John: Of the themes you’ve chosen for this week’s PD, I find two most intriguing, namely the Apple Watch as a medical device (shockingly), specifically a bio-med lab, and second the interplay between robotics and AI, specifically the capacity of a robot to refuse a human command. You, and other writers at TMO like Bryan Chaffin and Jeff Gamet have, on several occasions, addressed the topic of the Apple Watch and health, specifically the role of sensors to monitor specific health indicators, and several comments have followed, including from yours truly, outlining both specific technical issues and longterm, high level… Read more »


Why does it have to be non-invasive? I’d be OK with a sensor or two under my skin or, perhaps, even deeper, that my Watch can connect with (securely, of course) that can detect medical issues or provide data that is more accurate and reliable than hoping I sweat enough for my Watch to pick up. Well, maybe… until Google hacks it from a passing android phone and starts to send me emails about dialysis equipment that I may need down the road…


Mike Weasner

Regarding the iTunes fiasco, I see two scenarios for this to have happened. A similar problem has occurred with the new (improperly named) iOS TV app from Apple (which replaced the Video app). 1. Apple believes that users have purchased ALL their audio and video content FROM Apple. So, in order to verify that the audio or video you want to play is legally yours, Apple has to check that you have purchased it (from Apple). Of course, that requires an Internet connection. (The iOS TV app actually has the reverse problem. You have to disable Wi-Fi and Cell networking… Read more »


And of course measuring the oxygen level of your blood is easy – when the hemoglobin in your red blood cells has oxygen bound to it, it is distinguishable spectroscopically from hemoglobin that does not have oxygen bound to it. There are already commercial devices out there that exclusively perform this function, and integrating this tech into a watch should be relatively easy.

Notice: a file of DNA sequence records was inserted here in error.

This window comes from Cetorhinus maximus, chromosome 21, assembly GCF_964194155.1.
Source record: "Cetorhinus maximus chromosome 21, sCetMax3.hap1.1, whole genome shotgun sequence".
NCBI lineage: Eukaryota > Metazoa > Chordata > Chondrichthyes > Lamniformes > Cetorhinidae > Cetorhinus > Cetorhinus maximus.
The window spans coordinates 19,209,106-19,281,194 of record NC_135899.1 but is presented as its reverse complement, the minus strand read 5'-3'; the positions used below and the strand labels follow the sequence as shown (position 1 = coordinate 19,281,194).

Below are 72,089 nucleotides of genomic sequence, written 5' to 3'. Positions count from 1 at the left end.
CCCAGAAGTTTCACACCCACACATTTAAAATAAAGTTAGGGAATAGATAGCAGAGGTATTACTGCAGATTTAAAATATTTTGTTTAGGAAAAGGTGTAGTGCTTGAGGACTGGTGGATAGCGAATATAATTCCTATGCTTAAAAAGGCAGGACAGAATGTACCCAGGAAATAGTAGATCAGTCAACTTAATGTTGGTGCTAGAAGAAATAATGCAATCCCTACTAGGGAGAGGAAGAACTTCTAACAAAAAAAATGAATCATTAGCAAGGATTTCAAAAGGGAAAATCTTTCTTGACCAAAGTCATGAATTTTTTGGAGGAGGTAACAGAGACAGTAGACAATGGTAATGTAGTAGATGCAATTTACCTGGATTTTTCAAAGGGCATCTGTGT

The fact that your perspiration has the same glucose concentration as your serum has been known for a long time, and the idea of developing a watch that monitors glucose concentrations non-invasively based on this was first pursued by a start-up co (Cygnus) in Redwood City CA many years ago. It was specifically targeted towards diabetics for obvious reasons – who wants to prick themselves with a lance to get enough blood to do a glucose test? I know all this because a good friend worked there – they even successfully launched a product called the Glucowatch. It has since… Read more »

Lee Dronick

Yeah, that iTunes thing would be a PR disaster.


I like the idea of a “lab on your wrist”. That would be the sort of thing that would get me to get an AppleWatch.

You mentioned the CBC Blood Test. Sorry but I immediately wondered why the Canadian Broadcasting Company needed blood tests.

Yes that iTunes thing would be bloody annoying. However I just can’t believe Apple would ship it like that. Even THEY have to know that sometimes people are offline. This had to be a beta glitch that won’t appear in the final product.